EU Court to Rule on ‘Right to Be Forgotten’ Outside Europe

EU Court to Rule on ‘Right to Be Forgotten’ Outside Europe

Case could determine whether France can force Google to apply the right to be forgotten across the globe

By Nick Kostov and Sam Schechner Updated July 19, 2017 9:56 a.m. ET

PARIS—The European Union’s top court is set to decide whether the bloc’s “right to be forgotten” policy stretches beyond Europe’s borders, a test of how far national laws can—or should—stretch when regulating cyberspace.

The case stems from France, where the highest administrative court on Wednesday asked the EU’s Court of Justice to weigh in on a dispute between Alphabet Inc.’s Google and France’s privacy regulator over how broadly to apply the right, which allows EU residents to ask search engines to remove some links from searches for their own names.

At issue: Can France force Google to apply it not just to searches in Europe, but anywhere in the world?

The case will set a precedent for how far EU regulators can go in enforcing the bloc’s strict new privacy law. It will also help define Europe’s position on clashes between governments over how to regulate everything that happens on the internet—from political debate to online commerce.

France’s regulator says enforcement of some fundamental rights—like personal privacy—is too easily circumvented on the borderless internet, and so must be implemented everywhere. Google argues that allowing any one country to apply its rules globally risks upsetting international law and, when it comes to content, creates a global censorship race among autocrats.

“Each country should be able to balance freedom of expression and privacy in the way that it chooses, not in the way that another country chooses,” said Peter Fleischer, Google’s global privacy counsel. “We look forward to making our case at the European Court of Justice.”

The case exposes a deep trans-Atlantic divide over the role of regulations in everything from antitrust to personal privacy. In the U.S., the First Amendment forces officials to give broad leeway for free expression, even if objectionable. That makes it difficult for individuals to remove personal information gathered and published online by a slew of companies.

By contrast, Europe’s experience from World War II has led to laws banning Holocaust denial and hate speech. More recent experiences with East Germany’s police state have turned privacy into a fundamental right that can at times trump free expression.

The May 2014 decision granting the right to be forgotten reflects that division. That case concerned a Spaniard, Mario Costeja Gonzalez, who complained to privacy regulators about Google search links to a 1998 announcement in a Spanish newspaper mentioning debts that he had since resolved. The court said Google should remove the links from searches for Mr. Costeja’s name on privacy grounds.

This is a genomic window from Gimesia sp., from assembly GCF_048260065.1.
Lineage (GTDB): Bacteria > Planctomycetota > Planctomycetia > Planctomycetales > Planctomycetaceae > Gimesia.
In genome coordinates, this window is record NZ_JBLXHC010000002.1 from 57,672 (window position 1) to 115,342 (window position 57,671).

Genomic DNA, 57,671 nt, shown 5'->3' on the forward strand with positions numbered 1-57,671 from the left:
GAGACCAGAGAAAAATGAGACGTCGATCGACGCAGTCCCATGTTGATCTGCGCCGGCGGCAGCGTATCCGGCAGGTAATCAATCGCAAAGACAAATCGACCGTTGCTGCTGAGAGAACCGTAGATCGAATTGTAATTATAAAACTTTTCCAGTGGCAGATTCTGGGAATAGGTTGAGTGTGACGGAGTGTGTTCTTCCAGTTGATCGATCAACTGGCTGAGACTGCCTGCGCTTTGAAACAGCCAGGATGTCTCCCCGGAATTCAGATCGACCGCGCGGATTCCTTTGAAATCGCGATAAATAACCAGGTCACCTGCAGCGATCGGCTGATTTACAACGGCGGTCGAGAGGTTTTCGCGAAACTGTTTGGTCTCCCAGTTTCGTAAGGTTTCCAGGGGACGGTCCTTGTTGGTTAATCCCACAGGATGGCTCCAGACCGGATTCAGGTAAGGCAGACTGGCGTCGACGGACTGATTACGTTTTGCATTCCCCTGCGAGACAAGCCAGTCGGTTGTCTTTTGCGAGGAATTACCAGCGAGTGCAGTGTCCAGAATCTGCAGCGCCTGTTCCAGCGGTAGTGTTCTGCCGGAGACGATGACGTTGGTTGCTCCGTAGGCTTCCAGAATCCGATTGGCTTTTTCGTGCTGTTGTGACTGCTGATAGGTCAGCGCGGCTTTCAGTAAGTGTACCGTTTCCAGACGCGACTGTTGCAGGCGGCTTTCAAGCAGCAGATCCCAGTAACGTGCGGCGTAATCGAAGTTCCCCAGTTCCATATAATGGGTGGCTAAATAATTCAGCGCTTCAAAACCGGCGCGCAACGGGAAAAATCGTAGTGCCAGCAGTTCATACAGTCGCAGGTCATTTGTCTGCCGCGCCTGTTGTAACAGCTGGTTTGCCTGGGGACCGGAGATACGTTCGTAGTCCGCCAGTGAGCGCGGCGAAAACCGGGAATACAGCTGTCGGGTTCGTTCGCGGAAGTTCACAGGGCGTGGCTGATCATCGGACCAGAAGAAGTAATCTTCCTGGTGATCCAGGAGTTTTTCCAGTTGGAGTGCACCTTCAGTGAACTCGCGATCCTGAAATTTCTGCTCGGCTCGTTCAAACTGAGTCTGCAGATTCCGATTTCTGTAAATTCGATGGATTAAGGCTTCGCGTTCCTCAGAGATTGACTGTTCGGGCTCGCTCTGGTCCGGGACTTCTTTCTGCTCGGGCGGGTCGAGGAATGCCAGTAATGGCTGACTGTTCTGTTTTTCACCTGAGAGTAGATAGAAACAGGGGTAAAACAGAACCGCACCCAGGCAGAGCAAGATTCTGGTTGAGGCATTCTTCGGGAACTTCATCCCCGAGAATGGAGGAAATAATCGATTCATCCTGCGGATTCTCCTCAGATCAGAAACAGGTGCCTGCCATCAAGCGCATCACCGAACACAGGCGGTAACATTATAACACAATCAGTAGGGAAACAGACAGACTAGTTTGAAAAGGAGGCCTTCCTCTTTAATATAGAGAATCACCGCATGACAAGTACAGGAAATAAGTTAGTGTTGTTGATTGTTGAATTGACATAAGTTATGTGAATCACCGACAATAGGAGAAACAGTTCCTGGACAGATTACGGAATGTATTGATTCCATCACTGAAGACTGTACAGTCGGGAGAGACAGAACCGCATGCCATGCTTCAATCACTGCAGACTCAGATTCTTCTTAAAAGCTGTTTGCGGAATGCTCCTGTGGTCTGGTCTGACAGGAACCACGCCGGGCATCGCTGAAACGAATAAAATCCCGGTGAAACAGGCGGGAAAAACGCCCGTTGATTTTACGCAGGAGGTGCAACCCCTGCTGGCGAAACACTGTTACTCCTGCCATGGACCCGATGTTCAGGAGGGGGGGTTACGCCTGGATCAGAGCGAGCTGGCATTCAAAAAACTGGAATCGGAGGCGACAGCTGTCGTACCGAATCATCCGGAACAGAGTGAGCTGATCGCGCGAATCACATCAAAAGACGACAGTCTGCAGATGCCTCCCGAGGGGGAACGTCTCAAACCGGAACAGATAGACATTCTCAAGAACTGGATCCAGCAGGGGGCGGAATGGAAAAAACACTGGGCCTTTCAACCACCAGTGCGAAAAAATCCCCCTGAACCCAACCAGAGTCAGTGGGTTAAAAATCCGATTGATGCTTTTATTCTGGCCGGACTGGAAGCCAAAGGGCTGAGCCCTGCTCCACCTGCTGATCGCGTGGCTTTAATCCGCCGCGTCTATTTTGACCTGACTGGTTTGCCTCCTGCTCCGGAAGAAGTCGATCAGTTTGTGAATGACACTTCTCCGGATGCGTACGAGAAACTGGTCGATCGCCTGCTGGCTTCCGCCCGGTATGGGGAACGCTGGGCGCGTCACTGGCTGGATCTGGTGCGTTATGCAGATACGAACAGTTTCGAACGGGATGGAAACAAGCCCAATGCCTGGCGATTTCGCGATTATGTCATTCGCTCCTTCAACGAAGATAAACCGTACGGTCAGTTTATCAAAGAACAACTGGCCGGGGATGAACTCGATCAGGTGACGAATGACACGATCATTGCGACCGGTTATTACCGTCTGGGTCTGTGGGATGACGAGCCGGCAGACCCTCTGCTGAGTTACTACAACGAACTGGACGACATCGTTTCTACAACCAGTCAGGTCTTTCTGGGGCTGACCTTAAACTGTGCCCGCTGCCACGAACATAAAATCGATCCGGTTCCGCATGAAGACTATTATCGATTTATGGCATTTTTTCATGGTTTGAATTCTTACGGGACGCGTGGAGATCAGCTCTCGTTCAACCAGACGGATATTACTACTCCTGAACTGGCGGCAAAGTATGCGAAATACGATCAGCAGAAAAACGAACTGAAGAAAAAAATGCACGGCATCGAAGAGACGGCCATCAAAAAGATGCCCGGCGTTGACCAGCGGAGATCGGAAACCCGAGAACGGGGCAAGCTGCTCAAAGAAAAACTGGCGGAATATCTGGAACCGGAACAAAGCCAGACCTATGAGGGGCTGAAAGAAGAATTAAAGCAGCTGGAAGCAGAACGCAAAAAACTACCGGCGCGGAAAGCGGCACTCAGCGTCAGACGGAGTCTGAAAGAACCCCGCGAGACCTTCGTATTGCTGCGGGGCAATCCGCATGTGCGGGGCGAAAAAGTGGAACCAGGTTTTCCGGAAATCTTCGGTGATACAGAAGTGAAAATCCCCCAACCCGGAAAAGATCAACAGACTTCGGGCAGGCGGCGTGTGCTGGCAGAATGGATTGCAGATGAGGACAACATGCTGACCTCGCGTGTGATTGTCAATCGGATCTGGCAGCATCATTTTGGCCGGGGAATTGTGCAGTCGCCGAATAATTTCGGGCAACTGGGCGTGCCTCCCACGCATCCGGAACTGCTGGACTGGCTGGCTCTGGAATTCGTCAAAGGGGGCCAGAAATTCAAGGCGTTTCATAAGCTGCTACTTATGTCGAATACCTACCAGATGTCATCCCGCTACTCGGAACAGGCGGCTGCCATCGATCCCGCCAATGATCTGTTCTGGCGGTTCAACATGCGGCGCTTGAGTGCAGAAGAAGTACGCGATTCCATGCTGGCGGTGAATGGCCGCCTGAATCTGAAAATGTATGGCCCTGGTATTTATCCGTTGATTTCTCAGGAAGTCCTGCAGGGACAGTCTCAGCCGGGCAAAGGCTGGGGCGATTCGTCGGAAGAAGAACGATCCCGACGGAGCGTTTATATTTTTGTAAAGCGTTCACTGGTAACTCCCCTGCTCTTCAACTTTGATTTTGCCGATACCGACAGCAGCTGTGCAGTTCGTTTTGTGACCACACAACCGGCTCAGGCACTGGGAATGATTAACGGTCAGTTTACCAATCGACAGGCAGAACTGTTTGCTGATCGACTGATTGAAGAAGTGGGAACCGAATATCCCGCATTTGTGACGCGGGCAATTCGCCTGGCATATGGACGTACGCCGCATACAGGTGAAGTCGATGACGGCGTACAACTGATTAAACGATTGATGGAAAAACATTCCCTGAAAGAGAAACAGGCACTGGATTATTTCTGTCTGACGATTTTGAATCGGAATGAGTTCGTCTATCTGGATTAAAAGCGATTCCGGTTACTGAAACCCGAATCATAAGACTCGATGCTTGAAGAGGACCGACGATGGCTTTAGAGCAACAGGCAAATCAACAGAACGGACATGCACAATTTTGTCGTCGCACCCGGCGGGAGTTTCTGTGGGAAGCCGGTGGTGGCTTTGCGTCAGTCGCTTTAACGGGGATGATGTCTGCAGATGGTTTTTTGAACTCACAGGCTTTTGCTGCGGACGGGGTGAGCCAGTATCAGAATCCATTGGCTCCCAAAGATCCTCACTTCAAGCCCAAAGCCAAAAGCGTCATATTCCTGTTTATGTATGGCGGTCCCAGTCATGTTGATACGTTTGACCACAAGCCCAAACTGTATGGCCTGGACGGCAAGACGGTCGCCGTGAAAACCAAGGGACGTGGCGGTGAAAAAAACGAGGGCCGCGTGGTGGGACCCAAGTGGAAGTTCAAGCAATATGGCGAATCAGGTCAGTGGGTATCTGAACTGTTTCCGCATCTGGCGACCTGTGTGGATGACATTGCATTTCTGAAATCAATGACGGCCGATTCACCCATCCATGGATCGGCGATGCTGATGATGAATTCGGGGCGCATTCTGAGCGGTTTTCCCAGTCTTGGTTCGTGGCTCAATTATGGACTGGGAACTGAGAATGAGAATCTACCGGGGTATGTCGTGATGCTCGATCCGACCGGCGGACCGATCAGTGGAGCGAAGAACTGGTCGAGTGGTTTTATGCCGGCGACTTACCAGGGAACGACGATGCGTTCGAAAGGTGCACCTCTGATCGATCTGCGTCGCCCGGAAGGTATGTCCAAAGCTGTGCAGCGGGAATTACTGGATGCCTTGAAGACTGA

The decision created a right for any EU resident to ask search engines to remove links from searches for their own names, if the information is old, irrelevant or infringes on their privacy. Google and other search engines vet requests, weighing privacy rights against the public interest in having that information tied to the person’s name.

After the decision, Google quickly applied the right in Europe, removing about 590,000 links from some searches in the last three years, according to its transparency report. But the company resisted applying those removals to its non-European sites, like Google.com. Under pressure, Google agreed to do so only when those searches were done from within the European country where the removal request originated.

But in 2015, France’s privacy regulator ordered Google to go further: applying its right-to-be-forgotten removals to all of its websites wherever they are accessed, arguing that it is simple for internet users to mask their location using proxy services. After the regulator fined Google €100,000 ($115,000) last year for violating the order, Google appealed to France’s Conseil d’Etat, the highest administrative court.

Google’s lawyer, Patrice Spinosi, argued to the Conseil d’Etat that Google’s current system for applying the right to be forgotten in Europe “is perfectly effective unless you want to be a fraudster,” saying the court should toss out France’s privacy order on more fundamental grounds, without even asking the EU court.

“This order would give global effect to a national authority, with a negative impact on free expression,” Mr. Spinosi told the court. “The danger is that tomorrow, it won’t be the French authorities making these decisions, but authorities in other countries that are less democratic than France.”

On Wednesday, however, the Conseil d’Etat said “the scope of the right to be forgotten poses several serious difficulties in the interpretation of European Union law.”


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